Pope Francis on Sunday called a deadly attack on a synagogue in the United States "an inhuman act of violence", expressing his "closeness to the Jewish community".
A man suspected of bursting into the synagogue in Pittsburgh on Saturday during a baby-naming ceremony and gunning down 11 people has been charged with murder, in the deadliest anti-Semitic attack in recent US history.
"We are all, in truth, wounded by this inhuman act of violence," Francis said at the end of the Angelus prayer in Saint Peter's Square.
"May the Lord help us put out the flames of hate that develop in our societies, strengthening the sense of humanity, respect for life, moral and civil values and holy fear of God".
Suspect Robert Bowers, 46, reportedly yelled "All Jews must die" as he sprayed bullets into the Tree of Life synagogue during Sabbath services before exchanging fire with police, in an attack that also wounded six people.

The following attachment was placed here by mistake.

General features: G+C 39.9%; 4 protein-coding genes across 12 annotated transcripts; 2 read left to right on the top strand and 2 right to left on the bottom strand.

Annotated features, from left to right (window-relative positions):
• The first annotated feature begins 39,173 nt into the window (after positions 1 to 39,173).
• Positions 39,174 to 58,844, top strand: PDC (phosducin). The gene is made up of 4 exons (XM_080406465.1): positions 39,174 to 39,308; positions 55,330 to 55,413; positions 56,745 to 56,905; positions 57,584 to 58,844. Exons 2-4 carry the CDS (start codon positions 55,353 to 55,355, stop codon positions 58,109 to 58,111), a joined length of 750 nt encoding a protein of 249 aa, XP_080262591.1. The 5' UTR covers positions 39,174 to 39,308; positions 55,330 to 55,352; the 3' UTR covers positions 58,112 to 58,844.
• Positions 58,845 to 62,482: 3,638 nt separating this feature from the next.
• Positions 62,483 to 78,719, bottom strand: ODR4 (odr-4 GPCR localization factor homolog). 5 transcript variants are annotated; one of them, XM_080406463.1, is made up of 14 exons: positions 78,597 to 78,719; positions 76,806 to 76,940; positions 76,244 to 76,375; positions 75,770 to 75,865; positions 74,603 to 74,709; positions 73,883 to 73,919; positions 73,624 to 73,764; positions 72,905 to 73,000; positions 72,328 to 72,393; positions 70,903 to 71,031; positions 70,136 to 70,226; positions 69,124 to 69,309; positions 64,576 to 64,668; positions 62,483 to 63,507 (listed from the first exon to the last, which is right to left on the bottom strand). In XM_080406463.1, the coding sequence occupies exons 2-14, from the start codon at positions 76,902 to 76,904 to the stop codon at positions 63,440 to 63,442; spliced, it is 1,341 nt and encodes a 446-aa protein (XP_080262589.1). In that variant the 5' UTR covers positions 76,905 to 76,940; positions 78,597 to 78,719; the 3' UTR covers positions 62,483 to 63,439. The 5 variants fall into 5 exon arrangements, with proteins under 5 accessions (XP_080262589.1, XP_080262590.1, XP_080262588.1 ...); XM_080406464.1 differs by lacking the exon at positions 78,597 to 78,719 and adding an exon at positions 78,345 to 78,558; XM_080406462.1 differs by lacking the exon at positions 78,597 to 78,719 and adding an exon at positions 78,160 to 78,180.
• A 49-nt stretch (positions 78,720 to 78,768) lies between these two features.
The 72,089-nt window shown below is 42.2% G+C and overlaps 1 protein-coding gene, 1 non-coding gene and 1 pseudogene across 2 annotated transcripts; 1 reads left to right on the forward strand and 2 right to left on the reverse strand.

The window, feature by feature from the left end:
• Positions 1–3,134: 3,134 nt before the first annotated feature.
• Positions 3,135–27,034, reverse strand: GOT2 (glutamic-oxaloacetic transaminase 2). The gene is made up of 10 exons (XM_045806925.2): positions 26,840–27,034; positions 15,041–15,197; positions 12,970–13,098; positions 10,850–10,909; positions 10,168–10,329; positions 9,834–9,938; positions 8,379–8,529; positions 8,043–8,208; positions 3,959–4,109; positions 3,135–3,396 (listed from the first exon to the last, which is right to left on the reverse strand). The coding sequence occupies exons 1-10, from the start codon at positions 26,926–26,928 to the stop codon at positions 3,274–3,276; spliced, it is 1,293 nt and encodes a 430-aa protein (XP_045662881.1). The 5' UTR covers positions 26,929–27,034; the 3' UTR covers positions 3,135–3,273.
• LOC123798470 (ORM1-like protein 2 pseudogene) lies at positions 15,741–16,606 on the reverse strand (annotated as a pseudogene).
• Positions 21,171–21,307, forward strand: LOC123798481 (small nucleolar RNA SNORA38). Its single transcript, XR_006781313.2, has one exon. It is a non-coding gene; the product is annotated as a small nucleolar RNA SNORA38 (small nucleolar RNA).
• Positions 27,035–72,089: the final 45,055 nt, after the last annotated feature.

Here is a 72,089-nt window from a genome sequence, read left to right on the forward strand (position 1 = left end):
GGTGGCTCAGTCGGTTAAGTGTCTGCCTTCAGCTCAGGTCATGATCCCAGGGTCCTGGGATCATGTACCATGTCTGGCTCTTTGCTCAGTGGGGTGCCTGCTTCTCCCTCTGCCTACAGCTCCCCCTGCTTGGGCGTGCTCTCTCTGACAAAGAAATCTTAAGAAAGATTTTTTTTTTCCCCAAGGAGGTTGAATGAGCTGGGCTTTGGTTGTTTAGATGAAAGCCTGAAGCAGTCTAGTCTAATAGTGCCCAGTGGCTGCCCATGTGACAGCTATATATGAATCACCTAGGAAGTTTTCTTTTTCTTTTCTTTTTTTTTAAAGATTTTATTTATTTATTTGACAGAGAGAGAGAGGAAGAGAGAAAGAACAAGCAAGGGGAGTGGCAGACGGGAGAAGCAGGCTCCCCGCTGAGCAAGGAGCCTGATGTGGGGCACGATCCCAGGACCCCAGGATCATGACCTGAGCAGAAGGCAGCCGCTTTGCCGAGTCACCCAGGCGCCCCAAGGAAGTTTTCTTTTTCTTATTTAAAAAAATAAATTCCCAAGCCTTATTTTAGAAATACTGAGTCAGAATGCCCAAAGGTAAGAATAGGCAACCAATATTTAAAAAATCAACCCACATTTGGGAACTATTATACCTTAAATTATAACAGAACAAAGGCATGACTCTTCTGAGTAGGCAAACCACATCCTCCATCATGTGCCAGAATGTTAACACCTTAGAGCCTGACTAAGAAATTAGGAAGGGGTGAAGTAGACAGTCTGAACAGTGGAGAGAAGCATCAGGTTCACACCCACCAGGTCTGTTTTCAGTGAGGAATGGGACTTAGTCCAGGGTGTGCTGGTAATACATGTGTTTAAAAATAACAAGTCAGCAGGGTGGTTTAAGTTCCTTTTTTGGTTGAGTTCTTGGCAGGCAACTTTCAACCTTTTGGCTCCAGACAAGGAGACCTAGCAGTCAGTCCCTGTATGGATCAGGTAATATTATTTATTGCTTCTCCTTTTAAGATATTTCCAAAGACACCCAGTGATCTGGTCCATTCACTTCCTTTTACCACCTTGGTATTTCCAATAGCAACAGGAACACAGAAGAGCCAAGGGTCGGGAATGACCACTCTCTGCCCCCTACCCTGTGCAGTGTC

The United States is witnessing a sharp spike in anti-Semitic incidents, surging 57 per cent from 2016 to 2017, to 1,986 from 1,267, according to the Anti-Defamation League, a civil rights group which has tracked anti-Semitism there since the 1970s.
Saturday's attack comes at a time of heightened tensions -- a day after a supporter of President Donald Trump was arrested for mailing explosive devices to Democrats and liberals, setting the country on edge ahead of close-fought elections.
Trump has been accused of fuelling hate with divisive rhetoric